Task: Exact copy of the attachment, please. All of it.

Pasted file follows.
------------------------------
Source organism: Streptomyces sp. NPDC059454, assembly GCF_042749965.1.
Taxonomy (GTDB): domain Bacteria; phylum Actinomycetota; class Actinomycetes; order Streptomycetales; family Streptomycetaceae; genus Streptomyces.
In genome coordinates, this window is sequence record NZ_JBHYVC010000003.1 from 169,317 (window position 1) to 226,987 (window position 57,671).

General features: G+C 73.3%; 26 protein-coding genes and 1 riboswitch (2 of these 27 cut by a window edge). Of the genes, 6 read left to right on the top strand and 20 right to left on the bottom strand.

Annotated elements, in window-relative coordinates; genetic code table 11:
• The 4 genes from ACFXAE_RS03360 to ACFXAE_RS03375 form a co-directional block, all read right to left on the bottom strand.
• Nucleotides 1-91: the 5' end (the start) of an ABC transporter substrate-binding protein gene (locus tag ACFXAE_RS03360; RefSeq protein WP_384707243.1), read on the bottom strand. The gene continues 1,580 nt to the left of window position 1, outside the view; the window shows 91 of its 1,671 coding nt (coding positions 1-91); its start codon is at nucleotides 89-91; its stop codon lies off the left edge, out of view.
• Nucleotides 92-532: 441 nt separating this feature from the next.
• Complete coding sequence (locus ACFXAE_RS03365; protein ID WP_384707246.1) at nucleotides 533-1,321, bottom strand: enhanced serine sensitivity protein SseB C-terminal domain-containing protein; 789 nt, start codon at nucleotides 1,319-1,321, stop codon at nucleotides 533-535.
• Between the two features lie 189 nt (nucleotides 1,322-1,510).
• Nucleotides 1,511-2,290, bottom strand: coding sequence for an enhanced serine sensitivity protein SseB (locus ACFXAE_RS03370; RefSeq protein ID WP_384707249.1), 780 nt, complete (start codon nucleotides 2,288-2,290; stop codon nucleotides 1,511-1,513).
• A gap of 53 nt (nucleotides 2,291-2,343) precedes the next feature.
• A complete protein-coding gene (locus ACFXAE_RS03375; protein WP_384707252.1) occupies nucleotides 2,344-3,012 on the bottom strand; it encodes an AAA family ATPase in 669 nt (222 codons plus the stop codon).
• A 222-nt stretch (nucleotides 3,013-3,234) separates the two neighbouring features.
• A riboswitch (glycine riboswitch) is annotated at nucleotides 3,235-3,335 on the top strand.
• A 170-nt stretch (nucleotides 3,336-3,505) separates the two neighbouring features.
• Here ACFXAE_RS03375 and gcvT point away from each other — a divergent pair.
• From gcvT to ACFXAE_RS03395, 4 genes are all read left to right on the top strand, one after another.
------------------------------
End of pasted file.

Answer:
Source organism: Streptomyces sp. NPDC059454, assembly GCF_042749965.1.
Taxonomy (GTDB): domain Bacteria; phylum Actinomycetota; class Actinomycetes; order Streptomycetales; family Streptomycetaceae; genus Streptomyces.
In genome coordinates, this window is sequence record NZ_JBHYVC010000003.1 from 169,317 (window position 1) to 226,987 (window position 57,671).

General features: G+C 73.3%; 26 protein-coding genes and 1 riboswitch (2 of these 27 cut by a window edge). Of the genes, 6 read left to right on the top strand and 20 right to left on the bottom strand.

Annotated elements, in window-relative coordinates; genetic code table 11:
• The 4 genes from ACFXAE_RS03360 to ACFXAE_RS03375 form a co-directional block, all read right to left on the bottom strand.
• Nucleotides 1-91: the 5' end (the start) of an ABC transporter substrate-binding protein gene (locus tag ACFXAE_RS03360; RefSeq protein WP_384707243.1), read on the bottom strand. The gene continues 1,580 nt to the left of window position 1, outside the view; the window shows 91 of its 1,671 coding nt (coding positions 1-91); its start codon is at nucleotides 89-91; its stop codon lies off the left edge, out of view.
• Nucleotides 92-532: 441 nt separating this feature from the next.
• Complete coding sequence (locus ACFXAE_RS03365; protein ID WP_384707246.1) at nucleotides 533-1,321, bottom strand: enhanced serine sensitivity protein SseB C-terminal domain-containing protein; 789 nt, start codon at nucleotides 1,319-1,321, stop codon at nucleotides 533-535.
• Between the two features lie 189 nt (nucleotides 1,322-1,510).
• Nucleotides 1,511-2,290, bottom strand: coding sequence for an enhanced serine sensitivity protein SseB (locus ACFXAE_RS03370; RefSeq protein ID WP_384707249.1), 780 nt, complete (start codon nucleotides 2,288-2,290; stop codon nucleotides 1,511-1,513).
• A gap of 53 nt (nucleotides 2,291-2,343) precedes the next feature.
• A complete protein-coding gene (locus ACFXAE_RS03375; protein WP_384707252.1) occupies nucleotides 2,344-3,012 on the bottom strand; it encodes an AAA family ATPase in 669 nt (222 codons plus the stop codon).
• A 222-nt stretch (nucleotides 3,013-3,234) separates the two neighbouring features.
• A riboswitch (glycine riboswitch) is annotated at nucleotides 3,235-3,335 on the top strand.
• A 170-nt stretch (nucleotides 3,336-3,505) separates the two neighbouring features.
• Here ACFXAE_RS03375 and gcvT point away from each other — a divergent pair.
• From gcvT to ACFXAE_RS03395, 4 genes are all read left to right on the top strand, one after another.